Reflection by Rev. Leonard N. Peterson

Like flies at a garden party, sickness and death are never welcome. But nevertheless, they hover over our lives on earth and often descend just when it is most inconvenient. When they hurt the most, interrupting our plans and exposing our vulnerability. Gospel stories like these tell us that Jesus knew all about such, but that He had that wondrous divine ability to take away their sting.

Case in point are the two stories told us by Mark today that exemplify his trademark “sandwich” device to make his point. Interesting enough, the two stories have several points in common: female sufferers, the number 12, and vocabulary (“faith,”, “fear,” “sane,” “daughter,” etc.) Yet the style used points to a separate origin.

The story of Jairus’ daughter is told in short sentences in the so-called historical present tense. The story of the woman with the flow of blood is told in longer sentences and in the imperfect tense.

What is more important for us is to note the faith of both Jairus and the sick woman and the reaction to both of Jesus. First Jairus. He was a Jewish official, privy to all the gossip about Jesus and the opinions of fellow Jews of rank. Yet here he is, put in the position of a beggar for Jesus’ help for his sick little daughter. He was a desperate father, a figure we can identify with. He was willing to reach out to anyone who could help him.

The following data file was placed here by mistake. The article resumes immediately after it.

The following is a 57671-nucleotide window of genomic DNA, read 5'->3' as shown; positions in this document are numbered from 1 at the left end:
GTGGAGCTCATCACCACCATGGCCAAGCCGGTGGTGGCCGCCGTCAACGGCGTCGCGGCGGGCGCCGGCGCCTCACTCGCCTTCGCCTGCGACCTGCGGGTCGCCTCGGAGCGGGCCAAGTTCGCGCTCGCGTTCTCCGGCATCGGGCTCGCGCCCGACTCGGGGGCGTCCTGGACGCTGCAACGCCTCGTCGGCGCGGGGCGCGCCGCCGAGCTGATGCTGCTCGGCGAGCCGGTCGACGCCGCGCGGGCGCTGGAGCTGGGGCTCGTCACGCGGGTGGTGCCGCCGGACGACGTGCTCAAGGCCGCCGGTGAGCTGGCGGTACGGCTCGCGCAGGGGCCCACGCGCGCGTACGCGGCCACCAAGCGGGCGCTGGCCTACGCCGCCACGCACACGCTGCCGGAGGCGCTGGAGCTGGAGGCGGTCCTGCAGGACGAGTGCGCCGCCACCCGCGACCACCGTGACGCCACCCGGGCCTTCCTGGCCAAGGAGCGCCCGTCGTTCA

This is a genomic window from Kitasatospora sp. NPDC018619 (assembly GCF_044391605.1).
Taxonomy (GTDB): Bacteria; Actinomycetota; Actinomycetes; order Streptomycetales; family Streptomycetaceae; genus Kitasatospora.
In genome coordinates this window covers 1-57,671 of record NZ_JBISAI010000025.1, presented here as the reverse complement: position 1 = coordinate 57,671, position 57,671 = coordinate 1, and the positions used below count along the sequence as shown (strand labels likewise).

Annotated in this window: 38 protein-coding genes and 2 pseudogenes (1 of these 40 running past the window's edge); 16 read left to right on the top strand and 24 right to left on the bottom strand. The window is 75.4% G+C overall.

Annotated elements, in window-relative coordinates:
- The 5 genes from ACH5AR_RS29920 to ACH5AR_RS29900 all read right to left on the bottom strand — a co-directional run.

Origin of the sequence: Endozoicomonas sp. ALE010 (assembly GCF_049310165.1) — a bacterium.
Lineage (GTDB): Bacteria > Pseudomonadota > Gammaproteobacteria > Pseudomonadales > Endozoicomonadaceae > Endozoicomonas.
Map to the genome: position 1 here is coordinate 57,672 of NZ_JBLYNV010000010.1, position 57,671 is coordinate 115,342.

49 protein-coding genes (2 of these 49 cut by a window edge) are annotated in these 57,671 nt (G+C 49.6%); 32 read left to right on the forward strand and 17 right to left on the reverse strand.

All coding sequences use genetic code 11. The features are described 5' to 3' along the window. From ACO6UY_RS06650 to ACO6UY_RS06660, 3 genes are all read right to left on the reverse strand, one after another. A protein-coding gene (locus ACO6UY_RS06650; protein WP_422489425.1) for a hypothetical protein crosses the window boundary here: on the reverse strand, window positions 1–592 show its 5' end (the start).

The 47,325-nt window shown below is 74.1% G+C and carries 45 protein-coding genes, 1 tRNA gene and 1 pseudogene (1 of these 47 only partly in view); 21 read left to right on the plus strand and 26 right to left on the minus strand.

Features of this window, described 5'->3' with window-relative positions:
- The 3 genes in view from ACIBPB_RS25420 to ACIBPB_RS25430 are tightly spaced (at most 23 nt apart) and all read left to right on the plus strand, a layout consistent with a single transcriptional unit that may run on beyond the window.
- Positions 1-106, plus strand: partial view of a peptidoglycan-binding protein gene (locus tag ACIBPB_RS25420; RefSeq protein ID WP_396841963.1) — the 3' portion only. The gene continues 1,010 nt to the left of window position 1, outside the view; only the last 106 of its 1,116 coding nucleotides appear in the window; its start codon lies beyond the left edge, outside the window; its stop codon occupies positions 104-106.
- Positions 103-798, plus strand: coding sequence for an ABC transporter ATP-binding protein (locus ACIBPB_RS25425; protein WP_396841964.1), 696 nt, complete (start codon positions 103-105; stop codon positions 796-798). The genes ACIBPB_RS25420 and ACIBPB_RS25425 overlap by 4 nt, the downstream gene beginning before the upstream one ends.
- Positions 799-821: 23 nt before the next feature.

Then we have the woman, likely alone in the world with no husband to help her, and not able to get sufficient help from any doctors for 12 years. So, she too reaches out to the one person she knew could help her.

In the case of Jesus, He appreciates the faith behind the pleas of both persons and responds. Jesus is the calm in the midst of chaos and is in full control of both situations and of the divine power that He bears. How essential it is to have someone calm and in control at times like these if we are to get a handle on things. What does Jesus say to Jairus? Something that we all should remember: “Do not be afraid; just have faith.”

Jesus’ words bring me right back to the homily Pope St. John Paul II gave at his inaugural Mass when he too proclaimed: “Do not be afraid!” The circumstances were different from these two scenes 2,000 years ago. But the world situation in 1978 was much like it is in 2024, one of confusion and sickness of spirit. So, we need to hear Jesus say it loud and clear once again: “Do not be afraid; just have faith!”

What’s your “faith quotient”? What’s mine? A question we need to ask and answer. Not just when we are sick or facing death, but right here and right now.

Here are two thoughts about faith that I found:

  1. “The greatest act of faith takes place when a person finally decides that he or she is not God.”
  2. “Not as many people have lost faith in America as you might think. An awful lot of them sign up for a 30-year mortgage.”

God love you and keep the Faith!

Rev. Peterson’s Reading & Gospel Summary

Reading I: Wisdom 1: 13-15; 2:23-24

“God did not make death.” So, the writer insists. Rather was it the devil’s envy and consequent sin that brought death into the world.

Reading II: 2 Corinthians 8: 7, 9, 13-15

Our Lord Jesus made Himself poor that we might become rich. Not rich by worldly measure but in the measure of eternal life.

The Gospel: Mark 5: 21-43, or 5:21-24, 33b-43

Here Mark uses his trademark “sandwich” device to tell two stories of healing, both of which share components.